Come March 2008 and this requirement was overturned by the Supreme Court on the grounds that it was discriminatory against the vast majority of the Pakistani population. Unfortunately the detailed judgment for this decision doesn’t seem to be available on the Supreme Court website. It was widely speculated that this move was so that Zardari would not be put in a tight spot since his education qualifications are dubious at best.
Since the judgment is not available I am not sure as to whether this requirement was declared void ab initio like the NRO was. The question is, should it have been? Let’s say that there had been a similarly discriminatory law in effect that barred a certain ethnicity or religion from public office. Would it be correct, ethically, for it to be overturned but still be considered retroactively valid for the February 2008 elections? Another question that follows from that once such a discriminatory law was repealed should it be considered to be violating election regulations to have lied in order to bypass it as seems to have occurred in the case of Jamshed Dasti?
It certainly would be peculiar in the case of any other law deemed discriminatory for the Supreme Court to pursue cases pertaining to fraud related to avoiding it, 2 years after it had been repealed.
Perhaps the discriminatory nature of this law is not as clear as discrimination based on race, religion, or gender. But while it’s hard to sympathize with the Jamshed Dastis and Zardaris in this regard it is worth nothing that with this law in effect there would have been no Mai Jori either.
The enthusiasm with which the Supreme Court has pursued this issue (with Justice Ramday allegedly interrogating Jamshed Dasti on various Surahs of the Quran in order to verify his Islamiat degree and Justice Khilji Arif declaring him an embarrassment to the National Assembly when he was unable to respond correctly) suggests that the worldview of the Justices is more in line with that of the bench that wrote the original 2002 judgment validating the graduation requirement than with the bench that overturned the law in 2008. Perhaps the Supreme Court’s outrage is based on the issue of perjury and forgery rather than the issue of the graduation requirement itself. But is it ethical to so eagerly pursue a case regarding forgery to bypass an already overturned law?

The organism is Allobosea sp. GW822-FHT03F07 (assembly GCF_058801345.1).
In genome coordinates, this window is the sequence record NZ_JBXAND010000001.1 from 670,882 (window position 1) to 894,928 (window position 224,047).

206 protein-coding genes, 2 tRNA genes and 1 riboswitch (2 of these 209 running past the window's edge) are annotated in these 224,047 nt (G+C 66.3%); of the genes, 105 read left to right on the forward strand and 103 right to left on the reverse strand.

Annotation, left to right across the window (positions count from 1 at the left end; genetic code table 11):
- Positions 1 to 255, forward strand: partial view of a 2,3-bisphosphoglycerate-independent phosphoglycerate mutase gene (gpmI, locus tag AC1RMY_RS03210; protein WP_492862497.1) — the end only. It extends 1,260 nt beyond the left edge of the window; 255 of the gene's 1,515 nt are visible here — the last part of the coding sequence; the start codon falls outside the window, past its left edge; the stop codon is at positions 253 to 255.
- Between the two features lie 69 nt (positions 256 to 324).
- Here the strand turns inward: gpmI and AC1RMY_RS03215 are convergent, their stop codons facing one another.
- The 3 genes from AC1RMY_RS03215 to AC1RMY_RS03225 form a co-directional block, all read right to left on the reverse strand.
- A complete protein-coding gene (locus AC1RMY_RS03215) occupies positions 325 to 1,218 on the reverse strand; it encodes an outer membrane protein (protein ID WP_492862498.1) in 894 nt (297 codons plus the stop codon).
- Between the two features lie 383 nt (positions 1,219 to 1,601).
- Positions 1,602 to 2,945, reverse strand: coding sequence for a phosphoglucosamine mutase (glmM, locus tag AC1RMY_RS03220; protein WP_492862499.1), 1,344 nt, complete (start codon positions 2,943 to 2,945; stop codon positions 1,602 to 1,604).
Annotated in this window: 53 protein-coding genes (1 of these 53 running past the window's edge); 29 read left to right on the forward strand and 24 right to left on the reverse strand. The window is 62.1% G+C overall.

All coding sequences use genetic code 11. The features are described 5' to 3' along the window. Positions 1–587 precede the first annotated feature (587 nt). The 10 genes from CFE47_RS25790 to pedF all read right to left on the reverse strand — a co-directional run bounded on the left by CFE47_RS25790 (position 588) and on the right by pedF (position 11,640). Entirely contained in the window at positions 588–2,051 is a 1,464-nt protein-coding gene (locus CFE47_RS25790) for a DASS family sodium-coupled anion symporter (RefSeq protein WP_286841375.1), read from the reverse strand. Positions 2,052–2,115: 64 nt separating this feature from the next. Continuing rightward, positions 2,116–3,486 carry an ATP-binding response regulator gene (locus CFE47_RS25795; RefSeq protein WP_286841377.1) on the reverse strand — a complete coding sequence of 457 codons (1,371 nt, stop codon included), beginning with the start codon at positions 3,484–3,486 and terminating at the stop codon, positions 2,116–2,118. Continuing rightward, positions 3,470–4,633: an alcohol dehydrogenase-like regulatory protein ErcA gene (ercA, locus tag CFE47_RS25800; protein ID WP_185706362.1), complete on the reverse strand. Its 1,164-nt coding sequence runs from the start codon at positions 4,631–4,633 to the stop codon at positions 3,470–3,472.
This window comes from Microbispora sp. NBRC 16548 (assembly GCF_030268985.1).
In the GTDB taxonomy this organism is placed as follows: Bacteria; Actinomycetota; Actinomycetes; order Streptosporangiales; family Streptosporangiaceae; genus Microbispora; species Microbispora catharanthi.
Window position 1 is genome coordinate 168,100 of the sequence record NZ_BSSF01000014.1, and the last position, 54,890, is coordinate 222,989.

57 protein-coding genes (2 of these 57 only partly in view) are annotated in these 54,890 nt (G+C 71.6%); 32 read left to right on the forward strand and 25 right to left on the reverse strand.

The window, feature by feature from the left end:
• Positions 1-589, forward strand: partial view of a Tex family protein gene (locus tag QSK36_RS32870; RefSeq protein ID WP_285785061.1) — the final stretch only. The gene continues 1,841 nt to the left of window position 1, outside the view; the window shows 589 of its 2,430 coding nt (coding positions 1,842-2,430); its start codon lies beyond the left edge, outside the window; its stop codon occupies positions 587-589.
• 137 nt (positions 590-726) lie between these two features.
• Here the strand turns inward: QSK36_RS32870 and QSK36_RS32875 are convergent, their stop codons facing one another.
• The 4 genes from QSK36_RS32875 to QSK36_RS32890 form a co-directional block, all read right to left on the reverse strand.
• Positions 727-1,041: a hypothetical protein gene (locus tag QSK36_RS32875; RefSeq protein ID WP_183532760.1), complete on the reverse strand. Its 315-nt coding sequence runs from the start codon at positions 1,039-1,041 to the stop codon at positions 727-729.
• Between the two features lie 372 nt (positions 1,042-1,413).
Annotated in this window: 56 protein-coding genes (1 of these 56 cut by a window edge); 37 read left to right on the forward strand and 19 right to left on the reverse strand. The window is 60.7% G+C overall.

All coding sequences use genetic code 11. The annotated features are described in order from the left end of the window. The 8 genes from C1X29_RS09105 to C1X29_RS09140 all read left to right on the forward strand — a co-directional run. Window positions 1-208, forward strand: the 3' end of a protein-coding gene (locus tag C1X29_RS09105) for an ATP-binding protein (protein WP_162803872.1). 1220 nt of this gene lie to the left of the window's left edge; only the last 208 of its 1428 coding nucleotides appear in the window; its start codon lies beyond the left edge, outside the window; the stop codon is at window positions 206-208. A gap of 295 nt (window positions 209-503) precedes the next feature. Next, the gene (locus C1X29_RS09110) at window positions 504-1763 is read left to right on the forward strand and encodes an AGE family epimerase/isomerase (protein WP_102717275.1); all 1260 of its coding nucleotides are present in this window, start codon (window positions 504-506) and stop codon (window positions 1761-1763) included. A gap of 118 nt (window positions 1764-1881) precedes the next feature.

Another issue is whether following the law is itself an absolute moral imperative regardless of whether the ethics of that law are deeply controversial or in this case have been assessed to be incorrect at a later date by the Supreme Court. i.e. is it really wrong to have bypassed a law that the Supreme Court later acknowledged as discriminatory? After all if there had been no graduation requirement to qualify for public office, there would have been no need for Jamshed Dasti to lie about his degree and as a result violate the Representation of the People’s Act. As a result it’s impossible to treat the two issues (the issue of the fake degree and the issue of the now-overturned graduation requirement) separately. The Hamid Mir school of thought regarding “rule of law” would consider it enough that the issue was illegal at the time and that there really should be no other principle taken into consideration. I am not too sure about this and moreover I don’t know if Hamid Mir would so meekly accept any law that he considered against his personal ethics. The question, too, arises is to what extent the judiciary should show flexibility when dealing with secondary issues surrounding an already overturned law. Furthermore, what does it show about the current judiciary’s worldview that from its actions today it appears to be chafing at the bit for someone to re-institute a discriminatory law like the graduation requirement so that it can continue with its divinely sanctioned mission to “cleanse” Pakistan’s political